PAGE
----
Murphy says N.J.’s efforts are keeping health care costs in check

DOBI Commissioner Caride: These are real, tangible results for state residents

By Anjalee Khemlani
Sep 7, 2018 at 1:18 pm

In the absence of federal support, the New Jersey Legislature and Gov. Phil Murphy have actively pursued policies for the state that should bring stability to the health insurance marketplace.

The governor held a news conference Friday at Hackensack Meridian Health’s Riverview Medical Center in Red Bank to highlight the state-level mandates and efforts — which Murphy said will help small businesses looking for coverage on the marketplace.

Murphy said New Jersey is on a short list of states that have taken the lead in stabilizing the marketplace.

The state has passed two new laws in these efforts. The first created an insurance mandate, which was previously part of the Affordable Care Act but eliminated by the federal government last year. The second created a state level re-insurance fund for health insurers — also an Obamacare program — with federal funding,

These laws are intended to help insurers avoid premium spikes for the next five years, by allowing each to be reimbursed for any volatility in costs.

With these mandate laws, which help insurers better predict their enrollment, the increases for the insurers in New Jersey were only in the single digits.

That will decrease more with the funding in place to help shield insurers from spikes from the costliest insured members.

Department of Banking and Insurance Commissioner Marlene Caride said Friday that the effects of the state-level legislation are evident.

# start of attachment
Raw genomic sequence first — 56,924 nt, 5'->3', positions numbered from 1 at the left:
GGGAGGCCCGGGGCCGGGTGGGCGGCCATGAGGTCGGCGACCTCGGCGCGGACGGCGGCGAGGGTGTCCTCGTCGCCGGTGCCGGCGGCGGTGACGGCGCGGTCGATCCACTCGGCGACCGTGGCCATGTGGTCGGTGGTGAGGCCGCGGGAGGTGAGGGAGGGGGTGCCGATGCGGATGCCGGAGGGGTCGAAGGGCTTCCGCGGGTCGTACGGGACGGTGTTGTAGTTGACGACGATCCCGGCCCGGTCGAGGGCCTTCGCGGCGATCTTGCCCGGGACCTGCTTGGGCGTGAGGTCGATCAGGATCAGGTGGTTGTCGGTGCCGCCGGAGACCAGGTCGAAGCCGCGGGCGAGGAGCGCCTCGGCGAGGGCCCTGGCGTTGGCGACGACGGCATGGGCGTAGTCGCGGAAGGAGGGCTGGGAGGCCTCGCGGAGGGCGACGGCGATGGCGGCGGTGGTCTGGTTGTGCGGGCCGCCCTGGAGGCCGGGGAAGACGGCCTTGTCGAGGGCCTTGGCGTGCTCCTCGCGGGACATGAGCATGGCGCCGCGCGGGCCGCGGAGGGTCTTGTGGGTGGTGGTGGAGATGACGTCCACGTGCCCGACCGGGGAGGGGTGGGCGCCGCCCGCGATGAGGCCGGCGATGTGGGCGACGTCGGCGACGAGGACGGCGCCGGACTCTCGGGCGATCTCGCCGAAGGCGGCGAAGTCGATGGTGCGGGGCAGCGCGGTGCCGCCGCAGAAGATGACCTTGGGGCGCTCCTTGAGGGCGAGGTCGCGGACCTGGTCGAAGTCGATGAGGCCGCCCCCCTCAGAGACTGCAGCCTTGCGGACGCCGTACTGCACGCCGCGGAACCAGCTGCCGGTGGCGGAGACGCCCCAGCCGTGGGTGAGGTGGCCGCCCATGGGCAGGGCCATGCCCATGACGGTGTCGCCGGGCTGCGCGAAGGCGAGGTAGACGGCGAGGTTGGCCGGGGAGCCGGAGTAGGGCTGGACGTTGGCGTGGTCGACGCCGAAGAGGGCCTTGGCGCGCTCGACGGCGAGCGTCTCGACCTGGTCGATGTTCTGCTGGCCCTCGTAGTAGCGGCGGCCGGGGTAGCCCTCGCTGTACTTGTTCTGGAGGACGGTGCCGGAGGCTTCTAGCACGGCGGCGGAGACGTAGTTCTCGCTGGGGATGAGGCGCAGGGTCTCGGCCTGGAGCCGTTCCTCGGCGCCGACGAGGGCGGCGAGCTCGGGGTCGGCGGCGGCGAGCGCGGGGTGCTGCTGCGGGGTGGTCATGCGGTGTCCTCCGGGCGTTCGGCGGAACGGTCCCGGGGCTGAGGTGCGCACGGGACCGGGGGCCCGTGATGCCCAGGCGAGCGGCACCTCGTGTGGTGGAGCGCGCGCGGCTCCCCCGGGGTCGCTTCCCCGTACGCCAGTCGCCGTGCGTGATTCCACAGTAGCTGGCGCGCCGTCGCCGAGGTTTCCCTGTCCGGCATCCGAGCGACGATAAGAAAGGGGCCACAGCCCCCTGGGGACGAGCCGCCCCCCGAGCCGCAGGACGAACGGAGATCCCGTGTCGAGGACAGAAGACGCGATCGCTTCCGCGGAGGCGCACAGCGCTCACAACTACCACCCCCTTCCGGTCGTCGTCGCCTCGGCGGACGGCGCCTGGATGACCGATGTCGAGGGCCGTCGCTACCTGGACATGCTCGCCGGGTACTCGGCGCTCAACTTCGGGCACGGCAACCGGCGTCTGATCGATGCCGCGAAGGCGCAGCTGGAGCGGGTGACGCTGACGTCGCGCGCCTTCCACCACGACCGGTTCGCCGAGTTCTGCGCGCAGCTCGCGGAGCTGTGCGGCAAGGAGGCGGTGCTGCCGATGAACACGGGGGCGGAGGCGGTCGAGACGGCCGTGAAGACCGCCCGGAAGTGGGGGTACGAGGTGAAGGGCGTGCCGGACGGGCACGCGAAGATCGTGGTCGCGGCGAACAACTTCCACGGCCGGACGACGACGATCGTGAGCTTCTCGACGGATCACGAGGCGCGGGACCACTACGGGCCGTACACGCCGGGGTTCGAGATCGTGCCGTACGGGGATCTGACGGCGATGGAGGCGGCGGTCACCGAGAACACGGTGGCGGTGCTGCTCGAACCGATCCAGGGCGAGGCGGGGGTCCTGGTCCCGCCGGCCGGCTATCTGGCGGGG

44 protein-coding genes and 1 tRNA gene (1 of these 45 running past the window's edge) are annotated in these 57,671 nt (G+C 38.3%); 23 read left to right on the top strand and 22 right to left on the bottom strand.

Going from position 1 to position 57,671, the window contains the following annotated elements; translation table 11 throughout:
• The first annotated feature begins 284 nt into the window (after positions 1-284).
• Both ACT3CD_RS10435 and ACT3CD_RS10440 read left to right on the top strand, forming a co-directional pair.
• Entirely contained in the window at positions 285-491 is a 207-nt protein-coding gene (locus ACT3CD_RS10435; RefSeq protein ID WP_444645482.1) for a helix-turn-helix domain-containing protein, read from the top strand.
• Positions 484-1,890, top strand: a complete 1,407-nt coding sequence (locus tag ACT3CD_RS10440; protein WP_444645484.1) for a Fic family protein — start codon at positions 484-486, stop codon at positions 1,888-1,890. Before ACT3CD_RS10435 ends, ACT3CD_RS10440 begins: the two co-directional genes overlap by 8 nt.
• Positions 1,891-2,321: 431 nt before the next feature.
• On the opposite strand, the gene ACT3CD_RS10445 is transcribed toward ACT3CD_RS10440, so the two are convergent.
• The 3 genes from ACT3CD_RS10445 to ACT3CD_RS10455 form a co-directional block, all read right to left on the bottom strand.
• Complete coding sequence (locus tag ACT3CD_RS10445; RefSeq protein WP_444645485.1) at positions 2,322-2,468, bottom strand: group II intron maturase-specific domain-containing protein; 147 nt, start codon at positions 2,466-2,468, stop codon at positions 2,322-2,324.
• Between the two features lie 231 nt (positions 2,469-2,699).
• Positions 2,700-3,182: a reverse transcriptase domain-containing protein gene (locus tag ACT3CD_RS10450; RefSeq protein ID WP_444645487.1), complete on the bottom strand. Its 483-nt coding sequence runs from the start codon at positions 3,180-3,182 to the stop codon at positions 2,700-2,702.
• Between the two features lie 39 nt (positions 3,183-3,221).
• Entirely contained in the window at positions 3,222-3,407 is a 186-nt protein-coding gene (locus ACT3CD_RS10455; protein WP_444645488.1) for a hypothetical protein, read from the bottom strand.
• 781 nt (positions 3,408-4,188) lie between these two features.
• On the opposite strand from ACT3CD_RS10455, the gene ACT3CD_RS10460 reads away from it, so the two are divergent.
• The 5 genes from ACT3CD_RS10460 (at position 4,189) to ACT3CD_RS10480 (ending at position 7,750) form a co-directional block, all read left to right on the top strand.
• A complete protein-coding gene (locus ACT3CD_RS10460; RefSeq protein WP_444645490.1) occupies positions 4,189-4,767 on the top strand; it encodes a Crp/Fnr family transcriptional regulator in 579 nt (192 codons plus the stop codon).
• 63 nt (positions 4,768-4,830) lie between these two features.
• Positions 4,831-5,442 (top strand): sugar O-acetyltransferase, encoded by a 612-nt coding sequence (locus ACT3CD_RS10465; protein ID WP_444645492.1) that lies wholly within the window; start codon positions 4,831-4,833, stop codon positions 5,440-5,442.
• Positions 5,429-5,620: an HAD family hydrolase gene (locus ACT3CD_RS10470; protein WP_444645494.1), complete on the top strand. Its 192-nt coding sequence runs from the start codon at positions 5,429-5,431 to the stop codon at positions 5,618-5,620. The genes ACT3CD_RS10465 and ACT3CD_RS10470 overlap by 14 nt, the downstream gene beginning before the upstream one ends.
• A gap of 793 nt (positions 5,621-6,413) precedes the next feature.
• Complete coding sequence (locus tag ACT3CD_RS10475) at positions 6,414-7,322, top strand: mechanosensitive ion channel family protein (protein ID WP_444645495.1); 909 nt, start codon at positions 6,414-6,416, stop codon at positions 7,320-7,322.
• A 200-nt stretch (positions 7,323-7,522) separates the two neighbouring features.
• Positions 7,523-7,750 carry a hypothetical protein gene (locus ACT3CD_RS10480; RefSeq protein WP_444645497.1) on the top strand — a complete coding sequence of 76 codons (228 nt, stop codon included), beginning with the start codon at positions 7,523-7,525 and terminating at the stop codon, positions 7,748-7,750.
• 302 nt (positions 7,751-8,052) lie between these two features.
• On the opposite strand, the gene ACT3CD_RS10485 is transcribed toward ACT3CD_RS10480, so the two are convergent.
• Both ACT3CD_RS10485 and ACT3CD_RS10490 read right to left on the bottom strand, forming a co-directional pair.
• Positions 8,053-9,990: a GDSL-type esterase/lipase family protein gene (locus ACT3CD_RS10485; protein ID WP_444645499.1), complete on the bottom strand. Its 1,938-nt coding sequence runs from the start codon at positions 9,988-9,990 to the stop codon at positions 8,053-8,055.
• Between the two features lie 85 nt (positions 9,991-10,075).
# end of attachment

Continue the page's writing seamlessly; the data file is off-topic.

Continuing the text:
“These are real, tangible results for the residents of New Jersey,” she said.

The Center for American Progress has highlighted New Jersey as the national leader among states for having taken action to protect consumers from the federal rollback of the Affordable Care Act.

Murphy said New Jersey will not fall in line with the efforts from Washington, D.C., to reduce government involvement in health care coverage.

“We don’t believe in offering bare bones coverage, worth little more than the scrap of paper they are written on, is in any way sufficient,” he said.

State Sen. Joe Vitale (D-Woodbridge), who spearheaded legislation, said the steps the state has taken help operationalize and improve the health care system of the state.

“I’m pleased that my legislation brought us what I promised it would: lower-cost, quality health insurance for our residents, and a healthier, stabilized marketplace,” he said. “We were not going to allow the (President Donald) Trump administration to undermine the insurance market.

“We seized the opportunity to take the actions needed to hold down expenses and protect the accessibility to needed health care services for New Jersey residents.”

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Anjalee Khemlani | akhemlani@roi-nj.com | AnjKhem